Romain Grosjean not ruling out Lotus exit at the end of the 2014 season
"I miss fighting for podiums," ambitious Frenchman declares
By James Galloway at Silverstone. Last Updated: 05/07/14 10:47am
Romain Grosjean: Difficult times at Lotus
Lotus’s Romain Grosjean has added fresh impetus to Formula 1’s simmering driver market by admitting that his 2015 plans are “open” and making clear his desire to become a grand prix winner.
Since successfully shedding his reputation as one of F1's wildest drivers with a string of impressive podium-finishing drives last year, Grosjean has become one of the sport’s most highly-regarded stars, a status that has remained intact despite Lotus’s own fall down the order at the start of 2014.
Vacancies at teams currently at the front of the grid for next season look unlikely given most of their respective drivers remain under contract over the winter, but McLaren’s 2015 line-up is far from certain and Grosjean’s name has been one of many put in the frame.
The Frenchman’s ties to the Woking outfit's new Racing Director Eric Boullier – the Frenchman was his Team Principal and manager up until this season at Lotus – make such a switch more credible were the team to dispense with either Jenson Button or Kevin Magnussen and fail to land any of the World Champions they have increasingly been linked with.
And although playing down the Boullier link when quizzed about his future at the British GP, Grosjean nonetheless didn’t attempt to disguise the fact that his future could lie away from Lotus.
“You always think about your future. I’ve been here for a little bit, I know the team very well, but on the other hand I want to win races as well,” said Grosjean, who landed a Lotus race seat in 2012 after an brief and unsuccessful spell at the Enstone outfit in 2009.
“So things are open, but it’s not because Eric is there that things are that simple.”
While McLaren, currently sixth in the Constructors’ Championship, will switch from Mercedes to Honda engines from next season, Grosjean’s current employers are currently being strongly mooted as the team to replace their rivals on the German manufacturer’s customer roster in 2015.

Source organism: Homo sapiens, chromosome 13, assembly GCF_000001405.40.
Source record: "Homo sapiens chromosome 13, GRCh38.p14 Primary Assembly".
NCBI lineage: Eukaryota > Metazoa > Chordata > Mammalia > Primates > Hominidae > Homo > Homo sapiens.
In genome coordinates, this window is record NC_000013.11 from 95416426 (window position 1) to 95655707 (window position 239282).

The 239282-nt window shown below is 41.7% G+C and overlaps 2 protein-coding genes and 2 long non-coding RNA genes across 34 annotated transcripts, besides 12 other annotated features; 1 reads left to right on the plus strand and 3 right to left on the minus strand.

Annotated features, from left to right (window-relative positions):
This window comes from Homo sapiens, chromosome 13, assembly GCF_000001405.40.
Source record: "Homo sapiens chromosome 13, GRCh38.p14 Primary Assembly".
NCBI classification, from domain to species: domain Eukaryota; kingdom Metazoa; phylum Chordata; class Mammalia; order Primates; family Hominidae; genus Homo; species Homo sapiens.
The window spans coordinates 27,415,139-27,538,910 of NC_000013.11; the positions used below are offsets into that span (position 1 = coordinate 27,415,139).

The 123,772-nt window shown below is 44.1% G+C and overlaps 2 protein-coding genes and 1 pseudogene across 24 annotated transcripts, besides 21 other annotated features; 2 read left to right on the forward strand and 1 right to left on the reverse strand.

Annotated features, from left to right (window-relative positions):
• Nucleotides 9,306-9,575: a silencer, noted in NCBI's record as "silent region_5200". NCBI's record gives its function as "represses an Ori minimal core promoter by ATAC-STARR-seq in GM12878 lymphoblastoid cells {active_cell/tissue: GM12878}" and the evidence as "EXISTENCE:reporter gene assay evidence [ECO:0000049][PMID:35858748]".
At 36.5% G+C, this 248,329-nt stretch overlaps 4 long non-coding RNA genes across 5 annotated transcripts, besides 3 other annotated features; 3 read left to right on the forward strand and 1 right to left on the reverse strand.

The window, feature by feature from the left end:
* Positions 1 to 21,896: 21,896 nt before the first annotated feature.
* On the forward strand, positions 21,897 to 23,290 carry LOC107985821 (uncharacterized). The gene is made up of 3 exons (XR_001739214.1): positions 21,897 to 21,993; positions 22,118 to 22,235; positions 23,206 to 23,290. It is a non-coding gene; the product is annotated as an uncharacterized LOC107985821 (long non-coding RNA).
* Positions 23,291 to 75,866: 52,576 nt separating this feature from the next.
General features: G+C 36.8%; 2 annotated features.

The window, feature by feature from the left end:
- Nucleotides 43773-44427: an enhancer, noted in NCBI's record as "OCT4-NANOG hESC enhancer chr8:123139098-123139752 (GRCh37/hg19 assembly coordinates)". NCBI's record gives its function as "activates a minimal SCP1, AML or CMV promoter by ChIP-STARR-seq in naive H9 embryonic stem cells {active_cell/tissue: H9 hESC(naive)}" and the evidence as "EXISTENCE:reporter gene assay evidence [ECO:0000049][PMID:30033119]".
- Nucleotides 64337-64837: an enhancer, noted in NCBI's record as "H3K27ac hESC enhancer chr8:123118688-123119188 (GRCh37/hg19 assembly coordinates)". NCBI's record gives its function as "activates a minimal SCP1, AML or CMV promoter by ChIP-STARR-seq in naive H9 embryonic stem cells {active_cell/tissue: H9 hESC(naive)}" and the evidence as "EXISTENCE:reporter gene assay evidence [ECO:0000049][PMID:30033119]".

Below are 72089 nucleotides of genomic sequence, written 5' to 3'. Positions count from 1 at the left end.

Lotus’s current Renault power unit is significantly down on power compared to the class-leading Mercedes and Grosjean admitted that such a switch over the winter “could be” the key to him deciding to stay on.
The 28-year-old, who also has strong links with Renault and fuel supplier Total, made clear he has sights trained on becoming one of F1’s most successful drivers and that such ambition would drive his decision-making process.
“It’s early stages and what I really want now is to win my first grand prix of course – and why not trying to become World Champion?” he declared. “So that’s what I’m going to focus on. I know that here we have some very good people and the team is back to a fighting level, and that helps things.
“I miss fighting for podiums and I miss drinking the champagne on Sunday afternoon. That’s what I want – that’s what all of us want. When you taste it once you don’t not want to taste it for a long time.”
The former GP2 Champion, though, denied that Lotus’s current problems with the E22 would be transformed by having access to the best engine in the field.
“The car isn’t as good as last year – that’s no lie,” he conceded.
“Of course, we are struggling with a lack of power from the engine which can explain a little bit the loss of performance. But on the other hand there’s still Toro Rosso and Red Bull which have the same power unit and we need to try to beat them. I think the car hasn’t been as good as last year but it’s not as bad as it looks. When every box is ticked then we can go P5 in Barcelona and it’s not coming out of the blue.
“On paper the basis is there but we struggle to put everything together.”
But put to him that joining a team such as currently underperforming McLaren could be a risk in itself, a philosophical Grosjean replied: “You tend to always think that the grass of the neighbour is greener than yours.
“Sometimes it is, sometimes it’s not, so every time you change something there’s a risk. You change the engine there is a risk, you change the staff there is a risk, you change team there is a risk. But we take every day when we run in the car, so it’s part of the job.”
Watch the 2014 British GP live on Sky Sports F1. Our extensive coverage of the Silverstone race weekend continues with Qualifying from midday on Saturday.